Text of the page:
Emma determined to give Nelson the one thing that his wife couldn’t give him, a child, preferably a son. During her pregnancy, she started a fashion craze for what was essentially a maternity dress. In January 1801, she was granted her wish, when she gave birth to Nelson’s daughter whom she named Horatia. The idyll ended with Nelson’s death in 1805 at the Battle of Trafalgar. Emma had already lost Sir William in 1803, but Nelson’s death sent her into despair.

She was also deeply in debt. Emma had always lived beyond her means, and now with limited funds from Sir William’s estate, she was hard pressed. Despite Nelson’s dying wish that the nation should take care of his mistress, no money was ever forthcoming. For the next several years Emma tried to keep up appearances, giving lavish parties for her friends. She was also supporting several of Nelson’s relatives as well as her own poor relations. Three years after his death, she owed thousands of pounds to a host of creditors. Soon she was forced to sell Merton, the home she had shared with Nelson and many other mementoes of their life together.

A wiser woman would have quickly tried to find another husband or at least a protector. But when one has been the beloved of one of the greatest heroes England had ever known, how could any mortal man compete? Emma finally fled to Calais in 1814 to escape her creditors. By now her health was ruined from too much rich wine and food, and she also might have caught a parasite. Racked with pain, and tended by her teenage daughter Horatia, Emma died on January 15, 1815. She is buried in Calais, far from her lover Nelson. Their daughter Horatia married a clergyman and had eight children. Although she was happy to claim Lord Nelson as her father, until her death, Horatia refused to believe that Emma was her mother.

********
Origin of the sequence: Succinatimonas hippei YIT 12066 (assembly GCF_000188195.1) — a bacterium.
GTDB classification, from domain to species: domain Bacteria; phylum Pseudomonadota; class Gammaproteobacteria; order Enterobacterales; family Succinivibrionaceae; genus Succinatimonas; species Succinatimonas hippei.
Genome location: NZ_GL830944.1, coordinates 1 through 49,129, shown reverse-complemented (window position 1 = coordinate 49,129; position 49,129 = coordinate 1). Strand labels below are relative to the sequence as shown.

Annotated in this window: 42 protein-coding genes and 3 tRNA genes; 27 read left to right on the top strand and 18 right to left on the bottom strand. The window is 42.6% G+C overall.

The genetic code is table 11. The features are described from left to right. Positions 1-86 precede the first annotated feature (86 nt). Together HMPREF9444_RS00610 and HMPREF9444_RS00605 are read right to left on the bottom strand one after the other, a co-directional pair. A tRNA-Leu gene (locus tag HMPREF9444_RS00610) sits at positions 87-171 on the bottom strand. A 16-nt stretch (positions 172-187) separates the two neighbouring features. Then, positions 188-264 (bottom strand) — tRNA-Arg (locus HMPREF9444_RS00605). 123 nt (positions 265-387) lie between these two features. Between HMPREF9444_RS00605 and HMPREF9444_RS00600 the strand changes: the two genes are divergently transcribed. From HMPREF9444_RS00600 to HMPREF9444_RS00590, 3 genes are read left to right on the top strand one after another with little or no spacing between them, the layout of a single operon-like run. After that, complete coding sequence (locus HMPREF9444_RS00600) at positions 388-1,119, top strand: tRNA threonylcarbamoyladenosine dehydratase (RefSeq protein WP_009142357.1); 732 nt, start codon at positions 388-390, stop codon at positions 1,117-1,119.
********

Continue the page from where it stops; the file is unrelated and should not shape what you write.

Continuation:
Emma’s story continues to fascinate because it is a story about ambition and heartbreak, love and pain. She rose from the depths of poverty to the heights of fame and fortune, only to end up back where she started. Her childhood had left her ambitious, and hungry for the limelight, but it was a hunger that could never be appeased. Emma always wanted more. Like Icarus in the Greek myth, perhaps she flew too high.

Thanks, Elizabeth! Please visit Elizabeth’s blog Scandalous Women to read more about other fascinating ladies.

What’s your favorite historical true-life romances? What movie or book got you first intrigued about the period, like That Hamilton Woman did for Elizabeth?